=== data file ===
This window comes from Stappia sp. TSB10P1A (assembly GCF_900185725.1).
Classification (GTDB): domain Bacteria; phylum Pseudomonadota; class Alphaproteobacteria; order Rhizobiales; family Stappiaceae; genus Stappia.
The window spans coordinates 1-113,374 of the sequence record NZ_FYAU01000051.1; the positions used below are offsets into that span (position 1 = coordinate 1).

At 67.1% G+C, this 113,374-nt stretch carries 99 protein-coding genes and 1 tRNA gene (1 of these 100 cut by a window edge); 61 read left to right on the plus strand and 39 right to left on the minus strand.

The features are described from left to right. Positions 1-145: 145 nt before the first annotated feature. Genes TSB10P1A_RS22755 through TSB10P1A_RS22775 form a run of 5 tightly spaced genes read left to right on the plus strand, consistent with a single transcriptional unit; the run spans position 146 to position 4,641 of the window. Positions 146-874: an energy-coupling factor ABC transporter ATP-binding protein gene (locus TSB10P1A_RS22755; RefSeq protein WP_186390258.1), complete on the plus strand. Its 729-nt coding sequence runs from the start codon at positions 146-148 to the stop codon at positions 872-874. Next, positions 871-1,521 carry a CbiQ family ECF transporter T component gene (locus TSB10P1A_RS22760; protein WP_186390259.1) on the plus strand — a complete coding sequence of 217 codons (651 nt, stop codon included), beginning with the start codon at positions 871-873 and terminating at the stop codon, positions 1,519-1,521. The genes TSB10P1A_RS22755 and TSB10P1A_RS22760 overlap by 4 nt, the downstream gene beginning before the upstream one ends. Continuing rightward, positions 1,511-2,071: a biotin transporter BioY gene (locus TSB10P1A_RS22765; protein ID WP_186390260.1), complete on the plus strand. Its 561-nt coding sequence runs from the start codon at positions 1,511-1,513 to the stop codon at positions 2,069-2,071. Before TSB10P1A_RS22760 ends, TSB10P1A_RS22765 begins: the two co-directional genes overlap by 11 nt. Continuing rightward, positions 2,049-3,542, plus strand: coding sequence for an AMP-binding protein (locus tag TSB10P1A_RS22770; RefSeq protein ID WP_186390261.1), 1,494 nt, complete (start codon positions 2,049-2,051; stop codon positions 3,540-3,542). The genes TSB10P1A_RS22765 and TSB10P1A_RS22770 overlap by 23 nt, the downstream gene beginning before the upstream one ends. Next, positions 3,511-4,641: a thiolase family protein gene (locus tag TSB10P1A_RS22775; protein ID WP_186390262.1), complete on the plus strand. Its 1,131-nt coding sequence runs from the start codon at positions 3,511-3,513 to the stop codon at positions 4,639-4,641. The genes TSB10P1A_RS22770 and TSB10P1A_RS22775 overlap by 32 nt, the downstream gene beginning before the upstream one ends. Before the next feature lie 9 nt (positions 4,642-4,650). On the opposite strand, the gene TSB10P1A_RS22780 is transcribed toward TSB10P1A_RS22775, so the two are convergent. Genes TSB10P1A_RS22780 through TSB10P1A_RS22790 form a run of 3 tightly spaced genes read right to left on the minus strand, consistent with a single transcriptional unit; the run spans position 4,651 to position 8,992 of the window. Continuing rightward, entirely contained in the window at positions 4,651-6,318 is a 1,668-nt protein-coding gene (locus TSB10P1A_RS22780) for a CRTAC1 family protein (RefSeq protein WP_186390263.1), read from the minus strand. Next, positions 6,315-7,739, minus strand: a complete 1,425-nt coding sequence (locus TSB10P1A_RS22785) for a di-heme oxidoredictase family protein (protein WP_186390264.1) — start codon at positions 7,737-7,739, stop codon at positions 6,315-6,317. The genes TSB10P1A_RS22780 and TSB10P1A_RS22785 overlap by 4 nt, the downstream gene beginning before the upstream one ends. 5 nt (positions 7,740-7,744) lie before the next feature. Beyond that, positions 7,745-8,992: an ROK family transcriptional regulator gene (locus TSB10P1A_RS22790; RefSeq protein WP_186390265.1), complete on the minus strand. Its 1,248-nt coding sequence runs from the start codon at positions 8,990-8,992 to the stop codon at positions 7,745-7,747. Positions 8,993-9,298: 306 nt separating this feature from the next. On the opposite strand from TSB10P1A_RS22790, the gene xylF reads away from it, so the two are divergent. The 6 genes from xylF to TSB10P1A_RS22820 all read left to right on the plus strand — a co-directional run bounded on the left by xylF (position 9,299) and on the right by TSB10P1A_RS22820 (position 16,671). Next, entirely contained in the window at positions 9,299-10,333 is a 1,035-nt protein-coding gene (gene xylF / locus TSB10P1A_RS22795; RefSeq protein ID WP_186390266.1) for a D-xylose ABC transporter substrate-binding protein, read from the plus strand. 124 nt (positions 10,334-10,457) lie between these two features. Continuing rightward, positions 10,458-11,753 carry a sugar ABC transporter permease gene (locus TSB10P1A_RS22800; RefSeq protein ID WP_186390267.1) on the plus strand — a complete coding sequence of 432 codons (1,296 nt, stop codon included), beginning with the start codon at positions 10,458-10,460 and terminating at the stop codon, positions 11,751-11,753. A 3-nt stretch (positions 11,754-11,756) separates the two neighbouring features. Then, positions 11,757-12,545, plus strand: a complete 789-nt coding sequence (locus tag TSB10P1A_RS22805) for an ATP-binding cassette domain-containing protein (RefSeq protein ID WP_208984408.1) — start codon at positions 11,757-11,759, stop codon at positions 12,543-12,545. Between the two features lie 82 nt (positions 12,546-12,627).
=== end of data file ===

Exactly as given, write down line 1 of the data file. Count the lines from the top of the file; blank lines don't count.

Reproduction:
This window comes from Stappia sp. TSB10P1A (assembly GCF_900185725.1).